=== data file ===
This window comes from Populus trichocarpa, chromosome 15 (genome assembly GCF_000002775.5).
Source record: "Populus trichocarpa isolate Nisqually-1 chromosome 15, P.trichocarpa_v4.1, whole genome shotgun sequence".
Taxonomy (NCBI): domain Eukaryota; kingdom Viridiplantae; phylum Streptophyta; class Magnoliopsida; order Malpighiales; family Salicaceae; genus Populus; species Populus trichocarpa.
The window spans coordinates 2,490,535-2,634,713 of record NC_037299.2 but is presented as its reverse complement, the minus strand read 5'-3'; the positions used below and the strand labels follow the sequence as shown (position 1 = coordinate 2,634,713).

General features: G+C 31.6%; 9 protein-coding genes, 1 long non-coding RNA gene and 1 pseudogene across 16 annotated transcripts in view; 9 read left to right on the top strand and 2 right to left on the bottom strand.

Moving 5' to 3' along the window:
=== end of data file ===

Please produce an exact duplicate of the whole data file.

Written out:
This window comes from Populus trichocarpa, chromosome 15 (genome assembly GCF_000002775.5).
Source record: "Populus trichocarpa isolate Nisqually-1 chromosome 15, P.trichocarpa_v4.1, whole genome shotgun sequence".
Taxonomy (NCBI): domain Eukaryota; kingdom Viridiplantae; phylum Streptophyta; class Magnoliopsida; order Malpighiales; family Salicaceae; genus Populus; species Populus trichocarpa.
The window spans coordinates 2,490,535-2,634,713 of record NC_037299.2 but is presented as its reverse complement, the minus strand read 5'-3'; the positions used below and the strand labels follow the sequence as shown (position 1 = coordinate 2,634,713).

General features: G+C 31.6%; 9 protein-coding genes, 1 long non-coding RNA gene and 1 pseudogene across 16 annotated transcripts in view; 9 read left to right on the top strand and 2 right to left on the bottom strand.

Moving 5' to 3' along the window: